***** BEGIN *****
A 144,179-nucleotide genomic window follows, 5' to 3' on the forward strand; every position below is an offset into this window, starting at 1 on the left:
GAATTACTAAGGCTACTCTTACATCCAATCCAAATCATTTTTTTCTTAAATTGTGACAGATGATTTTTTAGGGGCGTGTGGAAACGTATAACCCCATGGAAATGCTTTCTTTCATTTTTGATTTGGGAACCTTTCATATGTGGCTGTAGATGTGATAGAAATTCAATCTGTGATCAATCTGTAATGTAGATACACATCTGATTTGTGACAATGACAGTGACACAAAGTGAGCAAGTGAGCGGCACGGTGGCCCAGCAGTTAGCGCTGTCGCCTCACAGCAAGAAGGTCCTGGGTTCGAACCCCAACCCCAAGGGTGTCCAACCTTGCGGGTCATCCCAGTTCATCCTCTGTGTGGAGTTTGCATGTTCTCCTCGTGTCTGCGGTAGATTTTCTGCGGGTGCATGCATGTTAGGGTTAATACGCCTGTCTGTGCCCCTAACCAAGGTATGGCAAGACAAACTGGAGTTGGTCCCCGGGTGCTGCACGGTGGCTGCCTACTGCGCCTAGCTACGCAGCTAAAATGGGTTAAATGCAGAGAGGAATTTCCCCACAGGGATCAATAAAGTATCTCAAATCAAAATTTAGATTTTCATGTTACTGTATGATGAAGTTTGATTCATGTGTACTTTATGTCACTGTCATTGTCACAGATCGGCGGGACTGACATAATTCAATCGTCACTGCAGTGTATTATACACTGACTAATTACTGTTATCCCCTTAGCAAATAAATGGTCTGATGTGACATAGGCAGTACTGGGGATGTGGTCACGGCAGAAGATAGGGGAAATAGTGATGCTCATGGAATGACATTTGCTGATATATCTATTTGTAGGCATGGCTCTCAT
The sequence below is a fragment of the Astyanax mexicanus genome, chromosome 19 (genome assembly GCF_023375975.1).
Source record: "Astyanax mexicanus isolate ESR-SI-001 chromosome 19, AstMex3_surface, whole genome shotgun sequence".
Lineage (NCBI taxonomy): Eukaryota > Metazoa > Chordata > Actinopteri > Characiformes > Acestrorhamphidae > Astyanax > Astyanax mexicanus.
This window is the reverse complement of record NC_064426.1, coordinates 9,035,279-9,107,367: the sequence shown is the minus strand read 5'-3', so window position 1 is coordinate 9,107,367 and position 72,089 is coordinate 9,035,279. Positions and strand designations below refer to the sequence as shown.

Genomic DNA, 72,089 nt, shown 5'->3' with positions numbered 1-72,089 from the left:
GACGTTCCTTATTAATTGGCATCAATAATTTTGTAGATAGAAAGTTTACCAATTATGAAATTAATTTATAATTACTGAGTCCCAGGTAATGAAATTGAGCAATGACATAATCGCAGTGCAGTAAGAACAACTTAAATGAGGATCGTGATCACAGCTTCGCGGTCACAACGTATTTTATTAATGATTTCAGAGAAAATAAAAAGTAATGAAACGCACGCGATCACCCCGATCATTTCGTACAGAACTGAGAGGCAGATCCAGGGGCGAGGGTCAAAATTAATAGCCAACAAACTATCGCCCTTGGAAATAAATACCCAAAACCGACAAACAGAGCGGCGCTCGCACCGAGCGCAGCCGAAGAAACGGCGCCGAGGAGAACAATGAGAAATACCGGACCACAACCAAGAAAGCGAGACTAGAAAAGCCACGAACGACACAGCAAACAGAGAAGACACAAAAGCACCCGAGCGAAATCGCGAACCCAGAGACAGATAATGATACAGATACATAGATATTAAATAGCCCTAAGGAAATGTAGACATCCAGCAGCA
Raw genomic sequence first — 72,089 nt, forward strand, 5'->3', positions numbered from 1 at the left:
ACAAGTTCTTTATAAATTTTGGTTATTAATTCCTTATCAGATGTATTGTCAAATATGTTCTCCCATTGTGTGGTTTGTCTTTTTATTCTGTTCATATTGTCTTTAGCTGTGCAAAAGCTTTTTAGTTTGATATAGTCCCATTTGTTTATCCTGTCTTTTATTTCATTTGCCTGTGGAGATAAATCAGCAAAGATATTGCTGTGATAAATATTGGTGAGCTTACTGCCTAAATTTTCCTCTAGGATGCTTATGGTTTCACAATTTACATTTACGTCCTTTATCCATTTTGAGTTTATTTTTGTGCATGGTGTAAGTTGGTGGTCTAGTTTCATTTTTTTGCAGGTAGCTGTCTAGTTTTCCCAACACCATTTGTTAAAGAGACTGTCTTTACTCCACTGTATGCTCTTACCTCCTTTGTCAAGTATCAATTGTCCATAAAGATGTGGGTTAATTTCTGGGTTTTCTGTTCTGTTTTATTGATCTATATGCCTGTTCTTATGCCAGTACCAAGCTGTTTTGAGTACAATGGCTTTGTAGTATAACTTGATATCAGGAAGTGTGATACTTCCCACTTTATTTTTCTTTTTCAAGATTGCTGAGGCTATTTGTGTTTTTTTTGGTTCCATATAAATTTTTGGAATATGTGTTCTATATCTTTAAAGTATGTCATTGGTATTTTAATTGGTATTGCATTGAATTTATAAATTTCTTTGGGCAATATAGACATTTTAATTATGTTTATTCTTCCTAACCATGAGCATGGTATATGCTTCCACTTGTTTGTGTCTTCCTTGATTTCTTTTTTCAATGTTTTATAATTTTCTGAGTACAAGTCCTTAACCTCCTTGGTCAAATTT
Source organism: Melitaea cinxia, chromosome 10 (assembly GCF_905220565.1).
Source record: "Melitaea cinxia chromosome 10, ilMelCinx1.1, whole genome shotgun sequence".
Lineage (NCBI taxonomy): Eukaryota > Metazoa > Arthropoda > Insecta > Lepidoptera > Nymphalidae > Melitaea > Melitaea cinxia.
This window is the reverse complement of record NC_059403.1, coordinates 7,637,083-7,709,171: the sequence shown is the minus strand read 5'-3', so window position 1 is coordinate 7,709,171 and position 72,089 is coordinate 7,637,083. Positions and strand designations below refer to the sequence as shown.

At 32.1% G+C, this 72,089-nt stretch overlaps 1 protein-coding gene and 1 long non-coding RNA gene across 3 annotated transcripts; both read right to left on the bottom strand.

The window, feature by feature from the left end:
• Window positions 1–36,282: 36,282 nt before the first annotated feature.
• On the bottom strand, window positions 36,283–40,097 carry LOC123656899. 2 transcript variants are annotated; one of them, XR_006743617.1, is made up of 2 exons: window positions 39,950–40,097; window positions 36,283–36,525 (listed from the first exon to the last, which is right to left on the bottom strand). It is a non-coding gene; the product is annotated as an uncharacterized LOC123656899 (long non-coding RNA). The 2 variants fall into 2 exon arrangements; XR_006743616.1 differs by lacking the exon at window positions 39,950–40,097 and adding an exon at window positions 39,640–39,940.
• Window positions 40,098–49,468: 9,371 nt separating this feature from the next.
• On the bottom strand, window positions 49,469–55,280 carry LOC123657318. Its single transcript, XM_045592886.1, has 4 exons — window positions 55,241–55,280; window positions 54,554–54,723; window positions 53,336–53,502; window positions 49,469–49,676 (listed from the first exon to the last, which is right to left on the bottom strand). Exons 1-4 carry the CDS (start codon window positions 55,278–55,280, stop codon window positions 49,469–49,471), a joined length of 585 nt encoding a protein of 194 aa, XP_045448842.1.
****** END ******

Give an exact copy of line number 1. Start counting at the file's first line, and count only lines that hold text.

A 144,179-nucleotide genomic window follows, 5' to 3' on the forward strand; every position below is an offset into this window, starting at 1 on the left: